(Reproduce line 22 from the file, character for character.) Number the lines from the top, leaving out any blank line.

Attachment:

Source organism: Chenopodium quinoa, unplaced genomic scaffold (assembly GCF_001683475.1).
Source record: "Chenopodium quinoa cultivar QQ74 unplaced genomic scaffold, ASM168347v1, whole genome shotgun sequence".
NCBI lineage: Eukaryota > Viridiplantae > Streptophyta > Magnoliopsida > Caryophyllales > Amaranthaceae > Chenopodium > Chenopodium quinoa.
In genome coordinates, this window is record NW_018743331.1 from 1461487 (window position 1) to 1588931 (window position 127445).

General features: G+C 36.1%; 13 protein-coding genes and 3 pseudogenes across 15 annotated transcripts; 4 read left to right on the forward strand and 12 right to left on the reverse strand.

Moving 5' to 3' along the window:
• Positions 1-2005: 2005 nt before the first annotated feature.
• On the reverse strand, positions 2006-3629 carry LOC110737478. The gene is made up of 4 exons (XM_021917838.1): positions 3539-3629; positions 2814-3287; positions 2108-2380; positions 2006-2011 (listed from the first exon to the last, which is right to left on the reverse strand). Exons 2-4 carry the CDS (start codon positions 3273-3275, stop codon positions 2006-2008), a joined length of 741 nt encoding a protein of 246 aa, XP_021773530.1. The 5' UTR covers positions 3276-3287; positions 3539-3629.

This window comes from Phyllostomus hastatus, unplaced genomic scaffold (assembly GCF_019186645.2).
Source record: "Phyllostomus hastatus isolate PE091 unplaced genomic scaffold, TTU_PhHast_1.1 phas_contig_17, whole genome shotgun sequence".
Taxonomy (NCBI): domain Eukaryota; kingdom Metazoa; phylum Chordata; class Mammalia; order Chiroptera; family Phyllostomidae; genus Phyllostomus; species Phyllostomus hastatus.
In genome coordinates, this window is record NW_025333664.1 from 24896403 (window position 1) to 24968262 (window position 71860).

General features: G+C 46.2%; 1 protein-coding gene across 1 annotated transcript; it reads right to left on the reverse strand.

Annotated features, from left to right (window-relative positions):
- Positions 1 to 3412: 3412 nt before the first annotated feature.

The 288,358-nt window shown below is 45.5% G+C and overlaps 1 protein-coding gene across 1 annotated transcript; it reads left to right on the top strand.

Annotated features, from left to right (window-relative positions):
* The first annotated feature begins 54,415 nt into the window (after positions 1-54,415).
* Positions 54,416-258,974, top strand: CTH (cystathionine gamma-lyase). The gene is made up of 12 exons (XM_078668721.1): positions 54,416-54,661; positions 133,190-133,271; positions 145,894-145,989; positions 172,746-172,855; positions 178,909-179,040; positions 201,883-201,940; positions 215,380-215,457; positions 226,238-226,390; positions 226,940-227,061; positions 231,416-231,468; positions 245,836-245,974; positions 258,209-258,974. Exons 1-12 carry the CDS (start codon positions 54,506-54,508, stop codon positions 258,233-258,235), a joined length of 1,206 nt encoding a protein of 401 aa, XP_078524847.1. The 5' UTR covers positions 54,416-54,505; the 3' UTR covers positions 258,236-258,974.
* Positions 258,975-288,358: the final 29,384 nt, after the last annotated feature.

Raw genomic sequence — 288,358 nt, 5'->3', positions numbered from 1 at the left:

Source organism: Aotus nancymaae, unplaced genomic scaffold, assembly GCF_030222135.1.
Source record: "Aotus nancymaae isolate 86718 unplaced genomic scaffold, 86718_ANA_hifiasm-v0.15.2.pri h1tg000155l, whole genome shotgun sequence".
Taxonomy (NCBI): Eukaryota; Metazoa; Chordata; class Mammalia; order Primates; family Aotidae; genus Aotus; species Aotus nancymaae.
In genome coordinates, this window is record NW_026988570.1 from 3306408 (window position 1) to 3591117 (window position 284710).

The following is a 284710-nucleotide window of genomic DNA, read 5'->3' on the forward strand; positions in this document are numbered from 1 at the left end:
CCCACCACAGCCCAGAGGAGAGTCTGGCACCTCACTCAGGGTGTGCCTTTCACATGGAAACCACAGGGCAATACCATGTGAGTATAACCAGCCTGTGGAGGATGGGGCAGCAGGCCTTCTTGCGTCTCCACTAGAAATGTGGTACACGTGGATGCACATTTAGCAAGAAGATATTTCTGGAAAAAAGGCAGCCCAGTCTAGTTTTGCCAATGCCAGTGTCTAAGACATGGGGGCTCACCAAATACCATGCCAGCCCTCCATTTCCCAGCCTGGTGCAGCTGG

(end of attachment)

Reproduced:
Source organism: Aotus nancymaae, unplaced genomic scaffold, assembly GCF_030222135.1.